The best way to impact C is by starting from the top of the Complexity profile. Because the profile is computed based on a model-free method, there are no subjective ‘weights’ to adjust. Basically, this guarantees that you hit the most important parameters first, i.e the hubs.
A system CANNOT perform functions for which it was intended without, first, possessing and maintaining the minimum amount of complexity to do so. Therefore, by monitoring current complexity, the potential risks associated with loss of function(s) due to endogenous events, are preceded by ‘fluctuations’ in the complexity measure

The core message is that both THREAT & OPPORTUNITY lie within such (inter) connectedness but the winners of the current, turbulent and competitive marketplaces are those who understand the real power of creating RESILIENCE by developing TRUST & INTERDEPENDENCE (the collaboration that the author highlights).

But you cannot buy trust. It has to be earned and, in times of such ambiguity and uncertainty, competition without differentiation (beyond pricing) is not sufficient.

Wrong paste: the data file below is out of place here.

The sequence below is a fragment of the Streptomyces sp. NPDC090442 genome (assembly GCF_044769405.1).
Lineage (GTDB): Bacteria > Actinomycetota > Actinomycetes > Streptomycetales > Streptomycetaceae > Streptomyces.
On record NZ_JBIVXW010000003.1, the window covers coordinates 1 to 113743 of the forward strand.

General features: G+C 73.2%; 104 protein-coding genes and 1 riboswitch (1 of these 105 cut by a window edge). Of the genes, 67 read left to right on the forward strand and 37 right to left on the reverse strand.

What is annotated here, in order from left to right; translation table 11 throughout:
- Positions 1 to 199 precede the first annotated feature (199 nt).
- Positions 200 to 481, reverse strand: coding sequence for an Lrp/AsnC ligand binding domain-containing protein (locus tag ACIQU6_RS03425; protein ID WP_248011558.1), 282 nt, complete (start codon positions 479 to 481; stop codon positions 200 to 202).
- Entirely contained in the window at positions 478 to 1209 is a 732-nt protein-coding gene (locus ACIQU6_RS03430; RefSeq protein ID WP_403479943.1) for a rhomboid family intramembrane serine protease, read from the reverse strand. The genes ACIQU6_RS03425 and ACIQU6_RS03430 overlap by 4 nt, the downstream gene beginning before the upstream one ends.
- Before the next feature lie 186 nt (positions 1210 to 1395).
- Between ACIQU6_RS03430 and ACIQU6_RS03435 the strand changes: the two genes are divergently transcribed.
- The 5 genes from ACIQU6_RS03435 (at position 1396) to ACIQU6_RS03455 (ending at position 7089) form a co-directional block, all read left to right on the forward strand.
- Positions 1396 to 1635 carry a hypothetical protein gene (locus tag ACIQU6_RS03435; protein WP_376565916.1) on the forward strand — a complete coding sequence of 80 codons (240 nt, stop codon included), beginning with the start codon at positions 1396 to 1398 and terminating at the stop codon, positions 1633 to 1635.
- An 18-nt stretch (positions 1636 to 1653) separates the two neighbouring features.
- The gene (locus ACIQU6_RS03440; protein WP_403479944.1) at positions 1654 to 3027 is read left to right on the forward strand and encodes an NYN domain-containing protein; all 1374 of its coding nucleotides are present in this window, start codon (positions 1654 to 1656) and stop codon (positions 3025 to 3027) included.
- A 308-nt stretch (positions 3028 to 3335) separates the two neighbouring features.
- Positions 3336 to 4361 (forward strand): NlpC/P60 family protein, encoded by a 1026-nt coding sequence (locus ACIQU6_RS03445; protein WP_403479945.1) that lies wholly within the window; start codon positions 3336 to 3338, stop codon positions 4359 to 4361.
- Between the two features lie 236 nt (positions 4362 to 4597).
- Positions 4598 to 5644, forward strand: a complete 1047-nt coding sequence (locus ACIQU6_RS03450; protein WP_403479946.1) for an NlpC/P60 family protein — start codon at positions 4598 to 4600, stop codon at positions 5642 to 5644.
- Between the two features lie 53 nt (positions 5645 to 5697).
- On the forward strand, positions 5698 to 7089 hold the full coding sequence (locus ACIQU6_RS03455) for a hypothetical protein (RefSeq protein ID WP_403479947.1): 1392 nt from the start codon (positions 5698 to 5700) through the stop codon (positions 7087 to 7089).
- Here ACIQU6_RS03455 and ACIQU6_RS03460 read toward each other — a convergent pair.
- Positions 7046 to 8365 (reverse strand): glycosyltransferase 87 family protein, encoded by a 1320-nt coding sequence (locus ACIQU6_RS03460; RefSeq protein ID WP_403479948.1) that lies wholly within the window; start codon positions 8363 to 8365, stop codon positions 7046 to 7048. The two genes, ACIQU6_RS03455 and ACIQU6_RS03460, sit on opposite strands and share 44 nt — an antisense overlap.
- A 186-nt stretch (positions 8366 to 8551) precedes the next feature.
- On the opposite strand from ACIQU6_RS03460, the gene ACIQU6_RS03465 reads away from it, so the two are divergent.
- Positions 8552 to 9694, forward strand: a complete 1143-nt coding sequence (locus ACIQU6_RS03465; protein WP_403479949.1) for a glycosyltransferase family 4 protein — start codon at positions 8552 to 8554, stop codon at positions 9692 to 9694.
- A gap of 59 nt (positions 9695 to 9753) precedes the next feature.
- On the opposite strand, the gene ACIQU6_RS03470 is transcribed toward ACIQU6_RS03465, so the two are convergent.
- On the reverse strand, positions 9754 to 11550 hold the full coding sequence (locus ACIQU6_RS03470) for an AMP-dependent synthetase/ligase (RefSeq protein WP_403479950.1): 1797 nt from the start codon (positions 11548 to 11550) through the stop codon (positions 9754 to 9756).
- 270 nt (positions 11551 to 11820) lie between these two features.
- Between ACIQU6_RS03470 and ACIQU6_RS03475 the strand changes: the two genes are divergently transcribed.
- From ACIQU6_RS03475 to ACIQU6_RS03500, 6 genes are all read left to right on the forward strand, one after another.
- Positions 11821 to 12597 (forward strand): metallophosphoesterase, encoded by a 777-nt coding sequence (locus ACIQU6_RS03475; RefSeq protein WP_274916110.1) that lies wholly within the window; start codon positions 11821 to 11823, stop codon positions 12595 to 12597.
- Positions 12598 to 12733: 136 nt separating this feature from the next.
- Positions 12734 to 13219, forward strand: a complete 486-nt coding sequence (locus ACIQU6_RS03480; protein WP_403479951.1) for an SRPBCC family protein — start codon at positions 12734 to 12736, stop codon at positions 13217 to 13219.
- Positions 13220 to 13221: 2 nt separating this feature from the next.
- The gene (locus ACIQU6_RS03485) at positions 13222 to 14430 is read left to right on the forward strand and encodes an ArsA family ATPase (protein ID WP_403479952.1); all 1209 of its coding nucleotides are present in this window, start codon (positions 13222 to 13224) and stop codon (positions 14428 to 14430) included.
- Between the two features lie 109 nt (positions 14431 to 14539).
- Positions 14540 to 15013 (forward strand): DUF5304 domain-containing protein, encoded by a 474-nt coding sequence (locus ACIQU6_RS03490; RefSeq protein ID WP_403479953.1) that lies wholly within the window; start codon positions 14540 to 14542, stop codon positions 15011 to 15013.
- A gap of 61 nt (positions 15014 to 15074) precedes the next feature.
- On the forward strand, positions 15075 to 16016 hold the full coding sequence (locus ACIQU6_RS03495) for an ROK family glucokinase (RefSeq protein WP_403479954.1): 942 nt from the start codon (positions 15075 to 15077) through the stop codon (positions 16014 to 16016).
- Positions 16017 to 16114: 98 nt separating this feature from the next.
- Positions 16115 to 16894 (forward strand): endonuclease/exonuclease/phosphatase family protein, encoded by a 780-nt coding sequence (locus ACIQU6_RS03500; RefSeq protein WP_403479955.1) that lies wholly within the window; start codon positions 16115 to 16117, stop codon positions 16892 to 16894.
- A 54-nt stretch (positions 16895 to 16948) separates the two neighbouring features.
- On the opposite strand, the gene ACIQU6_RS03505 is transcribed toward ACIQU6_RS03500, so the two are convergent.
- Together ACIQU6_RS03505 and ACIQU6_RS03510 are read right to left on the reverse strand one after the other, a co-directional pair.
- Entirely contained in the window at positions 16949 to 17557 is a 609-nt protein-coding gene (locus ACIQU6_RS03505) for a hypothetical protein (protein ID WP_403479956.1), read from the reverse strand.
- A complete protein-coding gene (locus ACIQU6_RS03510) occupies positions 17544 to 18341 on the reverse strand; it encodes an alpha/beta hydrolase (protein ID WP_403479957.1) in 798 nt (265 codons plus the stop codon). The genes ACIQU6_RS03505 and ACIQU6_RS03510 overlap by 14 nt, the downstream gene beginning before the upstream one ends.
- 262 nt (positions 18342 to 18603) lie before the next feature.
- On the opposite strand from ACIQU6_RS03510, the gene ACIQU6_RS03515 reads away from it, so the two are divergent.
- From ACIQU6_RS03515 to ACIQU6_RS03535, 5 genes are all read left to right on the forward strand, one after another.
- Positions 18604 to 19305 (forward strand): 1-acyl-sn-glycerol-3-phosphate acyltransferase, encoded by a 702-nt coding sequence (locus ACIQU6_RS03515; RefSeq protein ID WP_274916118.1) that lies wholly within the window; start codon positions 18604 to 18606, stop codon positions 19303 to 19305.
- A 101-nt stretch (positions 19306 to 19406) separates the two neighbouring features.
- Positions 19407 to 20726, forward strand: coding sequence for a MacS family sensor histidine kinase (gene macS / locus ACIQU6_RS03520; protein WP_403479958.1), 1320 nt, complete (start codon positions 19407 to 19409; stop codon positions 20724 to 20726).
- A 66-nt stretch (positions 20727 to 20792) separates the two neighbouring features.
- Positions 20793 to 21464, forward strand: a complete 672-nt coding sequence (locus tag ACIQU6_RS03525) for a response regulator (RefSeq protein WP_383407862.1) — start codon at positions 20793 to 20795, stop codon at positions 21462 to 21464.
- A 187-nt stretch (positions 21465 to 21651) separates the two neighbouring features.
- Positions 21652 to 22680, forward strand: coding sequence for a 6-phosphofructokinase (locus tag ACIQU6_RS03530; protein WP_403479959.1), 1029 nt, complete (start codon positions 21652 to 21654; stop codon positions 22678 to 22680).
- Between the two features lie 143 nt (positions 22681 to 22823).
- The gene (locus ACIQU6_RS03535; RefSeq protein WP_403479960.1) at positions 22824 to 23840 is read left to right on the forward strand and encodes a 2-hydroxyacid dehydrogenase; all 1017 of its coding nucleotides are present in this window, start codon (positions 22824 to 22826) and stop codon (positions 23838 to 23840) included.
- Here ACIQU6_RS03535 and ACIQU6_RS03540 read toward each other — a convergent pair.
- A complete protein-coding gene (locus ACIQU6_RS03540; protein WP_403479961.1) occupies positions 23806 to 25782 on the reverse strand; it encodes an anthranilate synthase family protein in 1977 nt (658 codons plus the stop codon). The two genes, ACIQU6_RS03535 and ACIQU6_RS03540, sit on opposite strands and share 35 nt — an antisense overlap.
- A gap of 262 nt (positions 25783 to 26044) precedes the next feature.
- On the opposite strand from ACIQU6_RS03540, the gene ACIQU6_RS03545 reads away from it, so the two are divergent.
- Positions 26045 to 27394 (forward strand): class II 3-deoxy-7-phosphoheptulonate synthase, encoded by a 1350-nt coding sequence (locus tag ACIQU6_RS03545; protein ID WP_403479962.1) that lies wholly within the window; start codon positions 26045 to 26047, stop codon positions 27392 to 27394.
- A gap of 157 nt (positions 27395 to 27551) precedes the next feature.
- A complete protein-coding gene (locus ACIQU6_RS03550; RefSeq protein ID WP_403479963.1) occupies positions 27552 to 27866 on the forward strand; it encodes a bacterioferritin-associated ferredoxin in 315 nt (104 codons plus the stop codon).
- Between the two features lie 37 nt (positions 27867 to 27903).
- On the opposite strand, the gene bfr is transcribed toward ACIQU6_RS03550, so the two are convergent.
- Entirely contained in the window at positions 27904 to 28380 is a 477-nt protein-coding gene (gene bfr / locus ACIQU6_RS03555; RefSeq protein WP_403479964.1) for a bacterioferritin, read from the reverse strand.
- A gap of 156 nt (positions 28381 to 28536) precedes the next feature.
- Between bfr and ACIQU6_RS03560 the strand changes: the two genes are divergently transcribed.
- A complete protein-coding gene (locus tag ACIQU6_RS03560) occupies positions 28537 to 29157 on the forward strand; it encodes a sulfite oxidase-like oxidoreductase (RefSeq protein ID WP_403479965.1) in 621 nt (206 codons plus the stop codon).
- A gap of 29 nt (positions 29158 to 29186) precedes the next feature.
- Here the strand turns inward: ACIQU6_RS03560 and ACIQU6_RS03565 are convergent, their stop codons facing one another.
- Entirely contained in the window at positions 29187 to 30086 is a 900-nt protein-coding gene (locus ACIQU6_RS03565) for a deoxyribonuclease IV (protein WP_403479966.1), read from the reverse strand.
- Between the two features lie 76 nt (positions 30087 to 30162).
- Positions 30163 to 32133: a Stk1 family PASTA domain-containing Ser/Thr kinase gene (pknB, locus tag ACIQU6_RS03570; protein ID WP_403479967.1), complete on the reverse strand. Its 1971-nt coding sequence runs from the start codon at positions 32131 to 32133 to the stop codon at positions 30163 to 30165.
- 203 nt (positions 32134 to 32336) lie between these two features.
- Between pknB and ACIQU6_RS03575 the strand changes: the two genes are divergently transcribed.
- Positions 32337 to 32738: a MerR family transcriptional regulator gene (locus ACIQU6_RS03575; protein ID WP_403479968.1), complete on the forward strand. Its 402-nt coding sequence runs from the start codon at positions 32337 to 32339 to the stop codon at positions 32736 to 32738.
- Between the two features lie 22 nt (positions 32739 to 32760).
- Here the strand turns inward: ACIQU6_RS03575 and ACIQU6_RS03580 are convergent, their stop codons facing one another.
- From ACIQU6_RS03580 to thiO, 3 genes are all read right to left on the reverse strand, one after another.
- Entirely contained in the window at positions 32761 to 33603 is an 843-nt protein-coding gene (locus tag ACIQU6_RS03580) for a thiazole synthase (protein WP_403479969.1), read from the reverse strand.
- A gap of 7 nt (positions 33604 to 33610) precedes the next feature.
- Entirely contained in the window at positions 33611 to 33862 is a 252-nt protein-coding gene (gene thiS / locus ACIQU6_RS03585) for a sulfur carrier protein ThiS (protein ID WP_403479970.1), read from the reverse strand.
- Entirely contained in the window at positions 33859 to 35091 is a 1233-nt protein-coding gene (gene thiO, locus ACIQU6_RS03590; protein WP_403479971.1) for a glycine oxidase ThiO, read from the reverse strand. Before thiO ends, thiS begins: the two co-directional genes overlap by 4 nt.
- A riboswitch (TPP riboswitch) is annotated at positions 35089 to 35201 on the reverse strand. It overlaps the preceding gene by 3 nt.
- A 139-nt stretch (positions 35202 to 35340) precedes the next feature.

As Clay Shirky famously(?) said “It is easier to understand that you face competition than obsolescence”

The ‘Risk Leaders’ of the future need to recognise that to accelerate the process of understanding they require to trade TRANSPARENCY – demonstrable, shared, principles – for INFORMATION. Otherwise the (oft overlooked) frictional costs associated with transforming data into information remain. Along with the unidentified sources of excessive complexity and ‘manageable’ risk that, unmanaged, add to volatility, increased uncertainty and – when spread through interactions – can lead to contagion (or ‘systemic risk’)!

We are living in a knowledge driven economy that is 

data-to-wisdom1heavily influenced by collaborative forces sharing intangible and tangible assets to create new value.  The internet has accelerated collaboration and people are learning from the interactions.

Why Management Consulting Will Be Disrupted: Part 1.

Quantitative Complexity Management: A simple 5 step process


There are plenty of self-anointed subject matter experts happy to pontificate upon complexity. Sources, causes and their own approach to solutions but what they all (except Ontonix) lack is the means to establish a sound (verifiable) quantitative basis from which to commence the process of ‘complexity management’, monitoring and maintenance.

Check it out, for FREE, on-line!:

cid_part6_04050208_01010701ontonix.gifThe following five-step process forms the backbone of all our service engagements. It reflects our extensive experience in Quantitative Complexity Management in a multitude of applications spanning a wide variety of industrial sectors. It also illustrates the typical structure and workflow in a business simplification and ‘robustification’ project.